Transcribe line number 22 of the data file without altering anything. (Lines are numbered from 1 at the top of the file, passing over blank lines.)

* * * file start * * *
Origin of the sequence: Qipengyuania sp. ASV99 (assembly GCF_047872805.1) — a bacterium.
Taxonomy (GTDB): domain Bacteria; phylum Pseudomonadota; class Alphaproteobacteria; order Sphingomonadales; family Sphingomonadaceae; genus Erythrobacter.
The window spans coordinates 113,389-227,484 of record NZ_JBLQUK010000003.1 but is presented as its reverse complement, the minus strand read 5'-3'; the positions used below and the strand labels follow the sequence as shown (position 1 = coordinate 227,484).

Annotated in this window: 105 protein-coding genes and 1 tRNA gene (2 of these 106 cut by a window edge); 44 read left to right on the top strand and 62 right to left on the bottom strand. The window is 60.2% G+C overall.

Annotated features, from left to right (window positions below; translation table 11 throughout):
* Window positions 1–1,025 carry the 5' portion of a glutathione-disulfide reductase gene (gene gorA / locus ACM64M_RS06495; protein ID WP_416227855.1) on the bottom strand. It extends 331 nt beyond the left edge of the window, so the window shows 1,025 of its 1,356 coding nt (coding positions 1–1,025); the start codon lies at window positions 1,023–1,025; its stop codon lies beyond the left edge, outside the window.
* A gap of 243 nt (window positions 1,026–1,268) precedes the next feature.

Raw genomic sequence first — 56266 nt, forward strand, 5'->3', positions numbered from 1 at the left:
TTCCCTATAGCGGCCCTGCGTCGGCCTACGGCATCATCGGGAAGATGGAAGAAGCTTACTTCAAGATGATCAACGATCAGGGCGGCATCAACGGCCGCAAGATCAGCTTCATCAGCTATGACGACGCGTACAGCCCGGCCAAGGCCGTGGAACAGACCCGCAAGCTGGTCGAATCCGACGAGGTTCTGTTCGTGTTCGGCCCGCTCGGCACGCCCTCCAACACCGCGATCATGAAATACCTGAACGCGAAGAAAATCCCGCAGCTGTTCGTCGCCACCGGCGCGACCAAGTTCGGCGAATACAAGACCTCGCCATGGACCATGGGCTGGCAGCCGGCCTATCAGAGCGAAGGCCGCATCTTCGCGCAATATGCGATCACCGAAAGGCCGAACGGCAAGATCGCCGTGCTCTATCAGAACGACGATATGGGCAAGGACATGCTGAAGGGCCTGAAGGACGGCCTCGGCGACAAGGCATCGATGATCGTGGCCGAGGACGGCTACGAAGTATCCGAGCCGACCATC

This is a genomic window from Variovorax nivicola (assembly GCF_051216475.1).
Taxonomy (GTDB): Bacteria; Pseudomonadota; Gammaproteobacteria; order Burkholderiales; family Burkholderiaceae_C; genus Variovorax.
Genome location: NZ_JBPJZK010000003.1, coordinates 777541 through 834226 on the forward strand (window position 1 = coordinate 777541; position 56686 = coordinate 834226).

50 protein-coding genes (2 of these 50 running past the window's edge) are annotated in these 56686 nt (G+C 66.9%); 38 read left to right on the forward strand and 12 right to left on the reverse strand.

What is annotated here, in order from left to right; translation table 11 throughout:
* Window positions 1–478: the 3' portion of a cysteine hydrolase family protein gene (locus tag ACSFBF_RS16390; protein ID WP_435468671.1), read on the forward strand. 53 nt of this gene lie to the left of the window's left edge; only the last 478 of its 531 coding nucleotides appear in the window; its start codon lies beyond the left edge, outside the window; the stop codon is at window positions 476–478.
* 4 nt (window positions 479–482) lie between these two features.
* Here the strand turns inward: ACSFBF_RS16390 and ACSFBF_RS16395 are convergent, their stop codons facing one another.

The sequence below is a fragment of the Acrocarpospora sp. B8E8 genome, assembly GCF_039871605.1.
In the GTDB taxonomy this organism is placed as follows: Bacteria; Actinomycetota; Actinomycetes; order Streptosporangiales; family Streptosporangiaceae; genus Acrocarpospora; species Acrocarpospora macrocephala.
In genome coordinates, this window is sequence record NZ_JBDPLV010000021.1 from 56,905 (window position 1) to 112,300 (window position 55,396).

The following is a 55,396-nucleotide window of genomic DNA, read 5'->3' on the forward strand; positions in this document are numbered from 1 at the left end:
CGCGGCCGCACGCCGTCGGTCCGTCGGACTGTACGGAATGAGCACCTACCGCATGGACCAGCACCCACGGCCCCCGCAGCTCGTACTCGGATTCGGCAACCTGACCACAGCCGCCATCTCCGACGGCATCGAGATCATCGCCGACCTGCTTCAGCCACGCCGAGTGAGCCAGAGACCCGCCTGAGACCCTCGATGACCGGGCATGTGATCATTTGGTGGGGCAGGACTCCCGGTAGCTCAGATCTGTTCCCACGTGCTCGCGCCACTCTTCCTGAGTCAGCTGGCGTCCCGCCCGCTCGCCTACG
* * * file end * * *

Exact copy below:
CGCGGCCGCACGCCGTCGGTCCGTCGGACTGTACGGAATGAGCACCTACCGCATGGACCAGCACCCACGGCCCCCGCAGCTCGTACTCGGATTCGGCAACCTGACCACAGCCGCCATCTCCGACGGCATCGAGATCATCGCCGACCTGCTTCAGCCACGCCGAGTGAGCCAGAGACCCGCCTGAGACCCTCGATGACCGGGCATGTGATCATTTGGTGGGGCAGGACTCCCGGTAGCTCAGATCTGTTCCCACGTGCTCGCGCCACTCTTCCTGAGTCAGCTGGCGTCCCGCCCGCTCGCCTACG